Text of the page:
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conversation: how to say “to try” in Hebrew

- תנסי לישון קצת. - למה? אני בכלל לא עייפה. - כן, אבל אם לא תנוחי עכשיו, לא יהיה לך כוח לרקוד בחתונה הלילה. - Try to sleep a little. - Why? I'm not tired at all. - Yeah, but if you don't rest now, you won't have energy to dance at the wedding tonight. [...]
By Ami Steinberger | October 21, 2018 | Your Daily Dose of Hebrew | 0 Comments
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how to say “to try” in Hebrew

לְנַסּוֹת Hebrew has a few words for to try, depending on the type of trying. להשתדל (a התפעל verb) and לעשות מאמץ mean to make an effort. But the most generic word for to try is the פיעל verb לנסות. For example, you might say to a boy or a man: תנסה לישון קצת. Try to sleep a little. […]

By Ami Steinberger | October 21, 2018 | Your Daily Dose of Hebrew | 0 Comments
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Weekly YDDH Review

חֹמֶר לְשִׁנּוּן Review Material You spent time on your Hebrew this week. Use these review materials to make it yours to keep.      To take full advantage of the review material, click on “Choose a study mode” in the bottom right corner of the box above. שבת שלום, וסוף שבוע נעים! Shabbat Shalom, […]

By Ami Steinberger | October 19, 2018 | Your Daily Dose of Hebrew | 0 Comments
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Yom HaAliyah Webinar Recording

Audio Recording of Webinar Word Visualization

By Aaron | October 18, 2018 | Your Daily Dose of Hebrew | 0 Comments
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conversation: what “maapilim” means in Hebrew

- חלק מעליית הנוער הגיעו ארצה באוניות מעפילים. - סבתא, הכרת אנשים שעלו ארצה ככה? - כן, וגם אתה מכיר אחת מהן. - את מי? - אותי. - Some of Youth Aliyah arrived to Israel via maapilim ships. - Grandma, did you know people who made aliyah that way? - Yes, and you know one of [...]
By Ami Steinberger | October 18, 2018 | Your Daily Dose of Hebrew | 0 Comments
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what “maapilim” (מעפילים) means in Hebrew

מַעְפִּילִים This is a term with no real English equivalent: מעפילים (the closest translation I found was internee, but who knows what that is). The Modern-Hebrew term refers to Jews, mostly displaced persons after the Holocaust, trying to break the blockade of the British Mandate before the State of Israel was established. Here’s the term in context: […]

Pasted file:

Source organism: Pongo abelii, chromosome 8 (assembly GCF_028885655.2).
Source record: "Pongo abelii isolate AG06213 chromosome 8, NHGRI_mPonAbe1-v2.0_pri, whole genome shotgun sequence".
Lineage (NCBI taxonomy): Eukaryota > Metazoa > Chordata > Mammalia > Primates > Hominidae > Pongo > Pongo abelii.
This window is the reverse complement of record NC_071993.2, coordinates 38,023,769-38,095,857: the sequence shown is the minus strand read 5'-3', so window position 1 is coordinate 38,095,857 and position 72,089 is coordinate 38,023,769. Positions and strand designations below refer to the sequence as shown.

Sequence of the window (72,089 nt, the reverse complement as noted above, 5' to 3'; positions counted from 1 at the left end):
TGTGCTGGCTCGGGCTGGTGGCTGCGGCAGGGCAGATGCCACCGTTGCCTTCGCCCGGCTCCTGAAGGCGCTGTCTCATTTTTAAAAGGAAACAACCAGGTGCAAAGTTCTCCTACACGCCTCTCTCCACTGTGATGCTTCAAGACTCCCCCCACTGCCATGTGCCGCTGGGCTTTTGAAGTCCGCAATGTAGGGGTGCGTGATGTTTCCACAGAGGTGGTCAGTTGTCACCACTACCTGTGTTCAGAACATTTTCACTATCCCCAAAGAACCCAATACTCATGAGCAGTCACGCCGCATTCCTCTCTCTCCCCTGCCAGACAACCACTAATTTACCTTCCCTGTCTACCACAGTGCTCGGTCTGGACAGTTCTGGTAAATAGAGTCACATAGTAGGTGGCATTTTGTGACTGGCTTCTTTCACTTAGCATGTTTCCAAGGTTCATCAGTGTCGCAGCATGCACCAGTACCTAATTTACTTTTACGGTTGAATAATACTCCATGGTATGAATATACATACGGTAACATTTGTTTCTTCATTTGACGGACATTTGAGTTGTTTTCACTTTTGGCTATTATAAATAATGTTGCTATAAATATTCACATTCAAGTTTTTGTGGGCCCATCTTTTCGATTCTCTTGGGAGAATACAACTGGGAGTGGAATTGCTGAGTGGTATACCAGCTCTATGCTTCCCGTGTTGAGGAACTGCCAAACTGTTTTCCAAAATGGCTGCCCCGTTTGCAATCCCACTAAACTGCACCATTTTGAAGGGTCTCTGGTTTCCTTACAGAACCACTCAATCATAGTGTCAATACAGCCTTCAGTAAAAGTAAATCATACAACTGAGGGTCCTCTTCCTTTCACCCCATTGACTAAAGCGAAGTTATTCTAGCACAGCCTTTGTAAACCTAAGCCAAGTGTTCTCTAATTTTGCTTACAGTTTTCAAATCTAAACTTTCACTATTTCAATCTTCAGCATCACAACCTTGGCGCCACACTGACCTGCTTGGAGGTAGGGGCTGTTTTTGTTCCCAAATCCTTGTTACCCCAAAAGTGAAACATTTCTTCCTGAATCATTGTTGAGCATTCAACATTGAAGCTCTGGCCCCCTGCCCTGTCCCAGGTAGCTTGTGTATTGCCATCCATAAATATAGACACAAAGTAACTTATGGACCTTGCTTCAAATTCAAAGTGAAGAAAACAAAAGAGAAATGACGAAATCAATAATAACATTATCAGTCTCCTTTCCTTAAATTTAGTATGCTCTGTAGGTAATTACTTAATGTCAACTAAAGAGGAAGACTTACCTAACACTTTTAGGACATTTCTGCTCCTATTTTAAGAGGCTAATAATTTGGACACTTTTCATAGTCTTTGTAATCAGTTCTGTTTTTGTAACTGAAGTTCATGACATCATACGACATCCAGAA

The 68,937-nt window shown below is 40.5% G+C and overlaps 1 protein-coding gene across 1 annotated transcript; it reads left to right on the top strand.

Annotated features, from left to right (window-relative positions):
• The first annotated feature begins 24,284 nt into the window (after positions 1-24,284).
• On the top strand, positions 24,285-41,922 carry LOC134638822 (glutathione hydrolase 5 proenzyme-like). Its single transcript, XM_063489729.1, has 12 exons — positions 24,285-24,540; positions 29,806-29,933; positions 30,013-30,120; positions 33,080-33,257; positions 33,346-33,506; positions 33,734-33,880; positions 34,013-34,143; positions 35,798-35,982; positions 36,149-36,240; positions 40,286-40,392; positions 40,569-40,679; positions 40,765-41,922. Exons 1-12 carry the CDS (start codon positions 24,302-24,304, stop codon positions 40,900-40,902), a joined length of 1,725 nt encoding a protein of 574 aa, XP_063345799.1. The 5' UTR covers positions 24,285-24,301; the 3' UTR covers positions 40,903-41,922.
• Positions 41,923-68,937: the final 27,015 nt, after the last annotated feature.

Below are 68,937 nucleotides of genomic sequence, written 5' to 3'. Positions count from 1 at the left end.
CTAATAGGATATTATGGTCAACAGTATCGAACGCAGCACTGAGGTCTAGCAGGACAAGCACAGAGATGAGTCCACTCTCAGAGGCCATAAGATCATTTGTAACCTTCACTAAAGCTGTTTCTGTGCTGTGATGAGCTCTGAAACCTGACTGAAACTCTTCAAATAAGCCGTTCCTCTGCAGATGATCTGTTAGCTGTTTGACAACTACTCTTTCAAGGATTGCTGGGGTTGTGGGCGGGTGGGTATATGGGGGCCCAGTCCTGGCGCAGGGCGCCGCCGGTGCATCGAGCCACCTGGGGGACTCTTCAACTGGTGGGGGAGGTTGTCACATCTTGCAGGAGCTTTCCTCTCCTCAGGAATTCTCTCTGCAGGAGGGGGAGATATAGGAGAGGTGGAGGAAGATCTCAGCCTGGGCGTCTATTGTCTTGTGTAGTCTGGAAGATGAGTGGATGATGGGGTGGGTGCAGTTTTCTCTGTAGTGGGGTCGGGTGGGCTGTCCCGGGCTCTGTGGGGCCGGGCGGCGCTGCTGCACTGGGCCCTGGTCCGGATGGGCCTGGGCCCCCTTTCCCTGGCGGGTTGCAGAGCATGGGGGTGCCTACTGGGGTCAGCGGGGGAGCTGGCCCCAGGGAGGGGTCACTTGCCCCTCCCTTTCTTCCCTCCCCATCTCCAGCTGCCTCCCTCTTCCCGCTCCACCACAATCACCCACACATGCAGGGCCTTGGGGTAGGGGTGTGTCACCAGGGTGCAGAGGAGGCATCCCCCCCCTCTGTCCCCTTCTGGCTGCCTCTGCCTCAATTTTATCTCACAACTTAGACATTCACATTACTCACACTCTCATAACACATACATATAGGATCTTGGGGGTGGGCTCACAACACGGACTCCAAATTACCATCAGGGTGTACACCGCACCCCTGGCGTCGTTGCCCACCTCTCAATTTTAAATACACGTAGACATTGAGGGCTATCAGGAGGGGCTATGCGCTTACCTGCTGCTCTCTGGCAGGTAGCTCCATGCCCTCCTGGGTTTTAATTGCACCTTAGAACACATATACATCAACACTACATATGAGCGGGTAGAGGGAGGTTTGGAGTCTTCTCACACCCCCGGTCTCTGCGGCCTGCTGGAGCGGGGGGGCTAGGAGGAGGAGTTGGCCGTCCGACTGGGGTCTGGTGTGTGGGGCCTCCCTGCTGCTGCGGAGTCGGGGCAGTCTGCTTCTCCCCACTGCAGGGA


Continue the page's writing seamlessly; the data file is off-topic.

By Ami Steinberger | October 18, 2018 | Your Daily Dose of Hebrew | 0 Comments
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how to say “Youth Aliyah” in Hebrew

עֲלִיַּת הַנֹּעַר With a Germany of the 1930s becoming more and more hostile towards Jews, a woman named Recha Freier took action and launched a movement called עליית הנוער – youth aliyah, or immigration of the youth to the Land of Israel. Here’s the term in context: הרבה יהודים ניצלו מהשואה בזכות עליית הנוער. Many Jews survived the […]

By Ami Steinberger | October 17, 2018 | Your Daily Dose of Hebrew | 0 Comments
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conversation: how to say “Youth Aliyah” in Hebrew

- הרבה יהודים ניצלו מהשואה בזכות עליית הנוער. - מה זה עליית הנוער? - עליית הנוער היא תנועה שנוסדה בגרמניה לפני השואה, על מנת להביא יהודים צעירים לארץ ישראל. - Many Jews were saved from the Holocaust thanks to Youth Aliyah. - What's Youth Aliyah? - Youth Aliyah is the movement that was founded in [...]
By Ami Steinberger | October 17, 2018 | Your Daily Dose of Hebrew | 0 Comments
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how to say “new immigrant” in Hebrew

עוֹלֶה חָדָשׁ Mind you, this special term refers specifically to new immigrants to Israel. An עולֶה (a male) or an עולָה (female) is someone who has made aliyah – immigrated to Israel (literally, one who ascends). Thus an עולה חדש or an עולה חדשה is a new immigrant. For example: פעם היינו עולים חדשים, אבל היום אנחנו אזרחים […]

By Ami Steinberger | October 16, 2018 | Your Daily Dose of Hebrew | 0 Comments
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conversation: how to say “new immigrant” in Hebrew

- כמה שנים אתם כבר בארץ? - הקיץ יהיה ארבעים שנה מאז שעלינו. - זה המון זמן. - כן, פעם היינו עולים חדשים. אבל היום אנחנו אזרחים רגילים. - How many years have you been in Israel? - This summer will be forty years since we made aliyah. - That's a long time. - Yeah, [...]
By Ami Steinberger | October 16, 2018 | Your Daily Dose of Hebrew | 0 Comments
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how to say “citizenship” in Hebrew

אֶזְרָחוּת The word אזרח appears already in Biblical Hebrew, where it refers to a person native to a particular land or people. Today a person can become an אזרח or אזרחית – a citizen of a country (male and female, respectively), without having been born there. And citizenship? That’s אזרחות. For example: יש לה שני דרכונים כי יש […]

By Ami Steinberger | October 15, 2018 | Your Daily Dose of Hebrew | 0 Comments
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